Last year Instagram introduced Creator Accounts as an alternative to business profiles. The capital-C treatment gives creators the option to choose the term for their profile badge. Initially analog, “Creator” has now been replaced with “Digital Creator.” Video Creator and Gaming Video Creator are also options. “Influencer” is not.
TikTok and Byte call their stars as creators, too. Marketers may want to follow suit. One reason creatives shun the term “influencer” is because they want to be respected for their work, not its byproduct.
Here’s how to work with an Instagram influencer (or creator).
2. Competition for creators will heat up
There’s another reason the “influencer” mantle is being dropped. Creators are finding more ways to be paid directly for their content, rather than monetizing their influence via paid sponsorships.
TikTok stars receive Virtual Gifts from fans that can be cashed in for real money. Byte plans to pay creators up to $250,000 for quality content. YouTube pays its Partner Program creators for anywhere from $2 to $34 for every 1,000 video views.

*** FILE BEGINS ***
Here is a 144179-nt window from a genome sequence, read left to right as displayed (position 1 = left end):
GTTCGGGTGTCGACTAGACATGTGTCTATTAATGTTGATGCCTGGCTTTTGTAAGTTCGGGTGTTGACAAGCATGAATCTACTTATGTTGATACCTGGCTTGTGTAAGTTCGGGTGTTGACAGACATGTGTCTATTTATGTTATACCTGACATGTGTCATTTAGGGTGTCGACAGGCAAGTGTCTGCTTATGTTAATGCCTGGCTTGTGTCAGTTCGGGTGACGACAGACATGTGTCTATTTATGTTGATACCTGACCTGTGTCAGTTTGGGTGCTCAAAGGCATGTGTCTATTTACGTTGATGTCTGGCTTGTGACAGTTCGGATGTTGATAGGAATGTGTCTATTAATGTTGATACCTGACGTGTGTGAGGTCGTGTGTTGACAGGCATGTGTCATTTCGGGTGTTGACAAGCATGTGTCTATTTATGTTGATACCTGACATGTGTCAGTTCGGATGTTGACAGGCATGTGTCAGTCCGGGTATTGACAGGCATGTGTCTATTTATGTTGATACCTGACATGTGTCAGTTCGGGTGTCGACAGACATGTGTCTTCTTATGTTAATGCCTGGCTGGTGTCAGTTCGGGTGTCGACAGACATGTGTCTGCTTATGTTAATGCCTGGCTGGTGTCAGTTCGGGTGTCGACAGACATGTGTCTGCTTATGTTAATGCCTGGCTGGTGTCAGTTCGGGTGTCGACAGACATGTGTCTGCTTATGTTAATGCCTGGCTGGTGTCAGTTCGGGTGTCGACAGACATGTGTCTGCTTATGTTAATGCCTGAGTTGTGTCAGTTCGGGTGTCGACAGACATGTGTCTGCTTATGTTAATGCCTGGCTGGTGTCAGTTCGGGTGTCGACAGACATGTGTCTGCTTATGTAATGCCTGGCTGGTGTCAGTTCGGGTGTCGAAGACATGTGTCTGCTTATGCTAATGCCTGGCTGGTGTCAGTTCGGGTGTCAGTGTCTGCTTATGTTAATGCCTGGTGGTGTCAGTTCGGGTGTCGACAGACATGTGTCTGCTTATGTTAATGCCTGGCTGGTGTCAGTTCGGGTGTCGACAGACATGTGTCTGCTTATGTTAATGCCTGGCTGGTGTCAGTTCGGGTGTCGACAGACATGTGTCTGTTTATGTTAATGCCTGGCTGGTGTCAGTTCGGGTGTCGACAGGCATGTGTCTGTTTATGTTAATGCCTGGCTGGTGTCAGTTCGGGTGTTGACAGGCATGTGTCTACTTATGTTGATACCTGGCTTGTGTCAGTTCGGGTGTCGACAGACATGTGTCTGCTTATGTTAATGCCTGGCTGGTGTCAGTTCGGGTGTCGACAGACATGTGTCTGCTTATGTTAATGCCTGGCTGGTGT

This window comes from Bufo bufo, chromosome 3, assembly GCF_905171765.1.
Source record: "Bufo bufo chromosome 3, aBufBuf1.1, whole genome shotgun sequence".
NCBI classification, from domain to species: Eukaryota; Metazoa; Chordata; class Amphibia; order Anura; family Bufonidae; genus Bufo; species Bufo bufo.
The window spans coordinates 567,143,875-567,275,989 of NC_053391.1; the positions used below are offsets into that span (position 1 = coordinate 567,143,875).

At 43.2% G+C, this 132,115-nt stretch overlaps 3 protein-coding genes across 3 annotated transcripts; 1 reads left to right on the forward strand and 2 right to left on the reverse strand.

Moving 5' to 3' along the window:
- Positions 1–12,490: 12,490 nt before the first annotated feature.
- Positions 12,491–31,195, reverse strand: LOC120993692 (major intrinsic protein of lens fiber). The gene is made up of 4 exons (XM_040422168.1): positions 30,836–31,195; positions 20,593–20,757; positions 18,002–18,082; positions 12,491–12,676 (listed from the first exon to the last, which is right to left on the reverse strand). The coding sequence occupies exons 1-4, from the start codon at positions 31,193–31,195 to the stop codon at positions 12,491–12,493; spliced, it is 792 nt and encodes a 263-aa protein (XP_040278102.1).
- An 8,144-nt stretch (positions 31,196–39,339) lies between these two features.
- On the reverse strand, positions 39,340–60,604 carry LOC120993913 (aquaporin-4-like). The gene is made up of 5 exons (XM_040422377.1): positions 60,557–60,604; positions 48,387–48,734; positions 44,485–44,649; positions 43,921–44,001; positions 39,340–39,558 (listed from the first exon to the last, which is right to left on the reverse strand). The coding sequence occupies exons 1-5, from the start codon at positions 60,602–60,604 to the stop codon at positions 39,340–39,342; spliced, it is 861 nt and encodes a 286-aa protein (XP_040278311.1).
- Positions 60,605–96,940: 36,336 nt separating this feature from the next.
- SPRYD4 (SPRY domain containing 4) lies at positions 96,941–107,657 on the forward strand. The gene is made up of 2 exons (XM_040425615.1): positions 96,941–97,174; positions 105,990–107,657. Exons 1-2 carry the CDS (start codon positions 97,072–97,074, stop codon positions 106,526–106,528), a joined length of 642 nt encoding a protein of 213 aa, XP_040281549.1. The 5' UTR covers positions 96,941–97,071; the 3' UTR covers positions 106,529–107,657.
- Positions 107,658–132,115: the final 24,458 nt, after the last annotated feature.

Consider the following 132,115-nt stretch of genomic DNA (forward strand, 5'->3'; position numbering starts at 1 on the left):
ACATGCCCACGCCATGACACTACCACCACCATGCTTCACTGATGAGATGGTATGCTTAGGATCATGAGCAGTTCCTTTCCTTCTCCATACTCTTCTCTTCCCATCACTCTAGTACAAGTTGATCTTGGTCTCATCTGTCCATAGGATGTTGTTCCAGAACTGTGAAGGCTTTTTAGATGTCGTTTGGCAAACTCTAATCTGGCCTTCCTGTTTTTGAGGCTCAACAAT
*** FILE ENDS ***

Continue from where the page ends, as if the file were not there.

In addition to sponsorship and affiliate marketing, Instagrammers and YouTubers use the platforms to sell their own merchandise. And increasingly, they are translating their popularity to revenue opportunities on—and off—multiple channels. Cheer star Gabi Butler flipped her Instagram fame into TikTok, YouTube, and Cameo gigs.
Creators go where the cash flows. Same goes for brands. In response, platforms are doubling down on “creator hubs” that make it easier for creators and brands to connect. Late last year TikTok launched Creator Marketplace, and Facebook opened its Brand Collabs Manager to select Instagrammers.
This is good news for brands, too. According to a study by CreatorIQ and Influencer Marketing Hub, 39% of brands surveyed say it’s difficult to find influencers to participate in their campaigns. Sephora, meanwhile, launched a creator hub of its own with its #SephoraSquad, a apply-to-join beauty-influencer program.